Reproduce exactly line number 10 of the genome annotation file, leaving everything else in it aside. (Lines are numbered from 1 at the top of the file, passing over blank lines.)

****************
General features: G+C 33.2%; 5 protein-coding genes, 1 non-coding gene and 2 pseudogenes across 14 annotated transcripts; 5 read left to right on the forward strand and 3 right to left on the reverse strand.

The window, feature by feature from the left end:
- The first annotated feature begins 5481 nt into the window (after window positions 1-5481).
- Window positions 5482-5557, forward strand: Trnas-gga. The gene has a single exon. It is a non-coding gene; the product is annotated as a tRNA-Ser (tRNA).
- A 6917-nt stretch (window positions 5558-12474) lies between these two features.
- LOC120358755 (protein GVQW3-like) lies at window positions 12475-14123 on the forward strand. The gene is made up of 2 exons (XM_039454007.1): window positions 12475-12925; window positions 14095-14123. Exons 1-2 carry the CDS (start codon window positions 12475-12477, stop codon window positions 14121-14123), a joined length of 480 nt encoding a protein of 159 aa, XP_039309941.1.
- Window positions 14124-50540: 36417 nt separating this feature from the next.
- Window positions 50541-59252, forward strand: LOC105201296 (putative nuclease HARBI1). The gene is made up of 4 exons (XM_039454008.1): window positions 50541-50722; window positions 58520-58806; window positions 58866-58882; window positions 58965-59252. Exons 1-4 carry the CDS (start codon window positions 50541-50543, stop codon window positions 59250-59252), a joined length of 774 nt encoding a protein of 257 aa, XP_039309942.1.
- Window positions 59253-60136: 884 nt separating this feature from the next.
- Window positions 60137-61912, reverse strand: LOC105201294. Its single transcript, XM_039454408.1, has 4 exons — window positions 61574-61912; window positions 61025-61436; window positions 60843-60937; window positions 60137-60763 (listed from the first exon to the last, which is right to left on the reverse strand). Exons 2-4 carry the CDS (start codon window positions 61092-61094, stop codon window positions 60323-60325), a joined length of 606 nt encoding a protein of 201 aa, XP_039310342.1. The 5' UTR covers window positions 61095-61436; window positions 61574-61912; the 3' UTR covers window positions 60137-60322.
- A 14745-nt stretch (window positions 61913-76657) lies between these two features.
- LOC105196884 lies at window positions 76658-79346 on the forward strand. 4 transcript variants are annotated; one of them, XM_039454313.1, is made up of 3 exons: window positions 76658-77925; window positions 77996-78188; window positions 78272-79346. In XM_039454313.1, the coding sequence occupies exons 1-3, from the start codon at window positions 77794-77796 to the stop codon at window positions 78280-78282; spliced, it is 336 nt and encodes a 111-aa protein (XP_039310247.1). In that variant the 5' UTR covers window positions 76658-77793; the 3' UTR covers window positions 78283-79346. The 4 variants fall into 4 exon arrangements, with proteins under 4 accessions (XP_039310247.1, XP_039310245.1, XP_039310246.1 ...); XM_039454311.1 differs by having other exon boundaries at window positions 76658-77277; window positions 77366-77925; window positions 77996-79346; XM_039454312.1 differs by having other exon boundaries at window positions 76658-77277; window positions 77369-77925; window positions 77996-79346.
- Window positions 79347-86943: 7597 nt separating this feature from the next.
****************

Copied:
- Window positions 60137-61912, reverse strand: LOC105201294. Its single transcript, XM_039454408.1, has 4 exons — window positions 61574-61912; window positions 61025-61436; window positions 60843-60937; window positions 60137-60763 (listed from the first exon to the last, which is right to left on the reverse strand). Exons 2-4 carry the CDS (start codon window positions 61092-61094, stop codon window positions 60323-60325), a joined length of 606 nt encoding a protein of 201 aa, XP_039310342.1. The 5' UTR covers window positions 61095-61436; window positions 61574-61912; the 3' UTR covers window positions 60137-60322.